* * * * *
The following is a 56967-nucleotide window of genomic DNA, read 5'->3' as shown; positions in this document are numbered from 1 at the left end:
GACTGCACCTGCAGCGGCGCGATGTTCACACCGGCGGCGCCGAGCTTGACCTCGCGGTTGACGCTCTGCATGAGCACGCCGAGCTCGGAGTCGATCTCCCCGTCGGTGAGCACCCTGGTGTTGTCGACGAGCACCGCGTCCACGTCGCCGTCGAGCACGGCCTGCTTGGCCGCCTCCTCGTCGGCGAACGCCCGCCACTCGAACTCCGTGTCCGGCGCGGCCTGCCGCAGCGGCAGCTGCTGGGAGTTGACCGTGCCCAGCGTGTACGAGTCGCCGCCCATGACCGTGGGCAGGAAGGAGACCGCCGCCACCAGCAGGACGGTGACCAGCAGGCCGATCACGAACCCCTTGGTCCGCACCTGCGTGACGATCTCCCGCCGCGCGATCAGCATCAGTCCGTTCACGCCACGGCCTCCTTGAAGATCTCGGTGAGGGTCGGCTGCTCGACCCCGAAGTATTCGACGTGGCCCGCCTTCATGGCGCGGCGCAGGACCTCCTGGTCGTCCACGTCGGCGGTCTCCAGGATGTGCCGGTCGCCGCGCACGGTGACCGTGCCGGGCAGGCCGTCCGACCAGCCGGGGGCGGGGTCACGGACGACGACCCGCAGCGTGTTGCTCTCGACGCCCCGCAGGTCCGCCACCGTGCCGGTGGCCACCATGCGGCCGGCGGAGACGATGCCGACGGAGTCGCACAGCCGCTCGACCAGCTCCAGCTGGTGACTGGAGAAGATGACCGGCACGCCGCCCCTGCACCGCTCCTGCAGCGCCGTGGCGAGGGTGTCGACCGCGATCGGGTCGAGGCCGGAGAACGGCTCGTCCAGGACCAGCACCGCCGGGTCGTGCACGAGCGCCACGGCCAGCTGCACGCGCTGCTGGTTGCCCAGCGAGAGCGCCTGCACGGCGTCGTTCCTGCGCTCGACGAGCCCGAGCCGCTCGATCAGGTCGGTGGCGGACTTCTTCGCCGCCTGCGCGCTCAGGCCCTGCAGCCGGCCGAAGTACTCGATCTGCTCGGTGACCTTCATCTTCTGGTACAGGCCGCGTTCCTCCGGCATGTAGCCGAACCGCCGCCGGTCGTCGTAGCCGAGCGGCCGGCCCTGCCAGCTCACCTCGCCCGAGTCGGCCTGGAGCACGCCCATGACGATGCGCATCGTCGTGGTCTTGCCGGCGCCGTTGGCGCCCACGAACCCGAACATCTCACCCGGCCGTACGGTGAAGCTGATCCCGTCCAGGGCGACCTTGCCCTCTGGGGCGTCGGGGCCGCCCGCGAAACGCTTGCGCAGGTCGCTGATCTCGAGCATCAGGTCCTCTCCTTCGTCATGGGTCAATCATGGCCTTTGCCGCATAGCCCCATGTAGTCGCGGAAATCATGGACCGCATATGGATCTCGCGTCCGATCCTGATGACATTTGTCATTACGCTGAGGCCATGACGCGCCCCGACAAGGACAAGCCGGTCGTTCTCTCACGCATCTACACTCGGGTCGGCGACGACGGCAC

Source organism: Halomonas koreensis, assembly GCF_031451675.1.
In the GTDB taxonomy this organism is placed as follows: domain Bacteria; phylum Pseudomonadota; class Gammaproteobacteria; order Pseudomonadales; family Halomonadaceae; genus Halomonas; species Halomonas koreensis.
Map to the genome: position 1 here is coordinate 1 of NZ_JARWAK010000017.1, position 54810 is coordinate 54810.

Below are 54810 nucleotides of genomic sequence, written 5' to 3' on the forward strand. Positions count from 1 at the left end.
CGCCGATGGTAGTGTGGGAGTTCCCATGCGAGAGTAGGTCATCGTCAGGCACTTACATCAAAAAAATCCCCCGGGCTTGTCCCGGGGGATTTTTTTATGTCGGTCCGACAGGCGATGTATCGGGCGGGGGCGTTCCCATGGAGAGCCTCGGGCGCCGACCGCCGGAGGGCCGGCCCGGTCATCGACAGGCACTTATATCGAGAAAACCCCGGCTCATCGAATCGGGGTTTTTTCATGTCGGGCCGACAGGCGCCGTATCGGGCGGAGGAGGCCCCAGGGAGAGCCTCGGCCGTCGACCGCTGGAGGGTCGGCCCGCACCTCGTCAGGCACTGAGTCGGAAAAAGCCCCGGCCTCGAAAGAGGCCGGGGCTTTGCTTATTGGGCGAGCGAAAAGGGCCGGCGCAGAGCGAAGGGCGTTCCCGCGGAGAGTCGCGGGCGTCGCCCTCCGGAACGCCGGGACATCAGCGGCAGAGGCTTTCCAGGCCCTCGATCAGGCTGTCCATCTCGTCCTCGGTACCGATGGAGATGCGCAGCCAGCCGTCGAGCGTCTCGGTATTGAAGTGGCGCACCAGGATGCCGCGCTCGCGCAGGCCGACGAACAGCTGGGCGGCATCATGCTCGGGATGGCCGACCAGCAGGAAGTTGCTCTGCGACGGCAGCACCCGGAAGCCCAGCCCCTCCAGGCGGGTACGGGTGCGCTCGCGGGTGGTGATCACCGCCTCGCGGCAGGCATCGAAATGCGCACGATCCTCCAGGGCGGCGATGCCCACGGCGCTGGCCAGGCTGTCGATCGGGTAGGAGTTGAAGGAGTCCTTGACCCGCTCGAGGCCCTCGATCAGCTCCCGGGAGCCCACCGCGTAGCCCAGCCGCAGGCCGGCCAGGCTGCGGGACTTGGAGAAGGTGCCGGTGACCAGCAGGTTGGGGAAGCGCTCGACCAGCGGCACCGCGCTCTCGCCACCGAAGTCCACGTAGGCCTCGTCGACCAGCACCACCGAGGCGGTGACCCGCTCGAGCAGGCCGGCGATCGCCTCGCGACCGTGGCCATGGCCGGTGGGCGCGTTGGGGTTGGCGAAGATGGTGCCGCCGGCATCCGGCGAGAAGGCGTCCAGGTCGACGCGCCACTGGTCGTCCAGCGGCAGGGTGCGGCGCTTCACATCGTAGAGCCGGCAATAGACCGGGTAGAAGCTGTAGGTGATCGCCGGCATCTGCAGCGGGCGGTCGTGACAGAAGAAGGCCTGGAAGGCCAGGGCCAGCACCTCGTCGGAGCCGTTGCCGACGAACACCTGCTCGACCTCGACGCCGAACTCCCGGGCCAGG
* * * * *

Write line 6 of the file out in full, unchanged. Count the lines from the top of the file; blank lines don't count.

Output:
Below are 54810 nucleotides of genomic sequence, written 5' to 3' on the forward strand. Positions count from 1 at the left end.